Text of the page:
Costanzo also has a lengthy discussion of St. Thomas Aquinas and the "false decretals of the Pseudo-Isidore." (p. 161 - 169.) This is another topic much beloved of anti-Catholic apologists - or anti-ultramontane apologists such as Kung - whose thesis is that papal infallibility emerged only after Aquinas gullibly accepted a forged document containing expansive claims of papal authority (p. 209). As Costanzo explains, the problem with this are the following: (a) not everything in Pseudo-Isidore was forged, most of it is accurate (p. 166.); (b) Aquinas was not vetting the false decretals for history; he was examining some of its propositions for orthodoxy, which he determined by comparing them to the scripture (p. 212 - 213); and (c) Aquinas may have suspected the provenance of the decretals because he drops them as a source for his Summa Theologica. The most historically bizarre thing about Kung's citation to the false decretals as the fountain-head of papal claims is that Kung apparently believes that Pelagius II - who was pope from 579 to 591 relied on the false decretals in order to claim that only the pope could call a council. Since the False Decretals were forged in 847 or 853, this is a very misguided claim. (p. 216.) To the contrary, one of the bases of papal infallibility was the pope's authority to convene a council, and that right was undisputed since the Sixth Century. (p. 166.) In this section, these kinds of gaffes cause Father Costanzo to wonder whether Kung actually read the sources he cites. (I have had my own experience at a popular internet level with this particular area, and my experience is that the charge is often the only thing that people really know. Search for peterseanesq (dot) (dot) html.)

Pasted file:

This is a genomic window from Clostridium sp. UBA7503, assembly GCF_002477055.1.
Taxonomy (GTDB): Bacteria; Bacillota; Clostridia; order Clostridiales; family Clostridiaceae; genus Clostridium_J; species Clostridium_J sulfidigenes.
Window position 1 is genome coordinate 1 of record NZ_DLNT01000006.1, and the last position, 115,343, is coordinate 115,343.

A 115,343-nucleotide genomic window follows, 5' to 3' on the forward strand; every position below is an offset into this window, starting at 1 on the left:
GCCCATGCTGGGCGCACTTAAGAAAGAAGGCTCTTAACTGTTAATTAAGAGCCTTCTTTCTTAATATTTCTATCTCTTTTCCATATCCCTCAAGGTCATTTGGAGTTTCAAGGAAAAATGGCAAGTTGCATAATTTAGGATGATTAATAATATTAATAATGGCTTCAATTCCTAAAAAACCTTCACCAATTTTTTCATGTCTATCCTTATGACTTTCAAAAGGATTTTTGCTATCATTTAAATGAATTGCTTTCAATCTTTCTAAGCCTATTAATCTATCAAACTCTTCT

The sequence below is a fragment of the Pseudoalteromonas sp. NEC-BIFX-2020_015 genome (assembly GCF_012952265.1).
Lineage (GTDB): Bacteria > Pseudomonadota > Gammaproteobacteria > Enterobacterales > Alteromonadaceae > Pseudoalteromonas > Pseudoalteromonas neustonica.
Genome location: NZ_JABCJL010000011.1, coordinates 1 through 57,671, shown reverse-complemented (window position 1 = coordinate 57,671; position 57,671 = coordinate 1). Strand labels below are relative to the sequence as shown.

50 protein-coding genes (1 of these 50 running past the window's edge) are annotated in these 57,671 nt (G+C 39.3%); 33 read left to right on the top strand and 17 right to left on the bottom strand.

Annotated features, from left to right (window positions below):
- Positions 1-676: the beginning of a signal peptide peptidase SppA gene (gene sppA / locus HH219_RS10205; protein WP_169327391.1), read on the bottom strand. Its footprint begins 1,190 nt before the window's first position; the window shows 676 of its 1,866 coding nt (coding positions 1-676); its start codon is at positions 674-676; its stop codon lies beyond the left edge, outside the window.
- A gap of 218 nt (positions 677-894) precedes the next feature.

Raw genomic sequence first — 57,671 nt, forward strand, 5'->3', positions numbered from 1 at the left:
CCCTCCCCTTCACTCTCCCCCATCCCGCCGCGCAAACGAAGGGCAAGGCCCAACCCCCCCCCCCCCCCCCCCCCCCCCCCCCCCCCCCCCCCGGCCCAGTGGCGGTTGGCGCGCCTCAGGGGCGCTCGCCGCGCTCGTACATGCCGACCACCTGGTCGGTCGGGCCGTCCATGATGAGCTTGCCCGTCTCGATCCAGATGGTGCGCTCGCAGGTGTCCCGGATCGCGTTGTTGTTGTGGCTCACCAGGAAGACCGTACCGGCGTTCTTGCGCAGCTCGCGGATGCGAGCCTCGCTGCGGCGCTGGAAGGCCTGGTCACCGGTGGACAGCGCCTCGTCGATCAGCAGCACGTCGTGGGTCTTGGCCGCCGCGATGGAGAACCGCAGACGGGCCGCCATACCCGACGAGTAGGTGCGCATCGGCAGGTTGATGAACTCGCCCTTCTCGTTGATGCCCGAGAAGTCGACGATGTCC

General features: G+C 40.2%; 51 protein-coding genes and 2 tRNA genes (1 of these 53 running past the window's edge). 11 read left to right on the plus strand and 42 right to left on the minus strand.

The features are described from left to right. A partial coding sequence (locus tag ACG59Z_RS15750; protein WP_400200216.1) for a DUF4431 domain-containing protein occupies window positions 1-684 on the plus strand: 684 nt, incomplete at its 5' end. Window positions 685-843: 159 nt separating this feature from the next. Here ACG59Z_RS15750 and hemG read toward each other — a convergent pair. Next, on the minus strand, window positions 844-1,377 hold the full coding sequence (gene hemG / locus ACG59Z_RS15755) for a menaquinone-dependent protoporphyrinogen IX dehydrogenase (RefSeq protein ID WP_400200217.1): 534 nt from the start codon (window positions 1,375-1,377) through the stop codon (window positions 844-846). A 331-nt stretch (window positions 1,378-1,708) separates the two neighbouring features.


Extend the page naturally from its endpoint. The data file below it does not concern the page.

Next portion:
Reading Costanzo's book is challenging. Costanzo liberally sprinkles untranslated Latin throughout his text. He is also fond of archaic words, such as indisponible. Be prepared to use the internet for translation programs and dictionaries, but look at it as an opportunity to learn, which is always a good thing.

I recommend this book for those willing to tackle a serious subject in a serious way without reservation.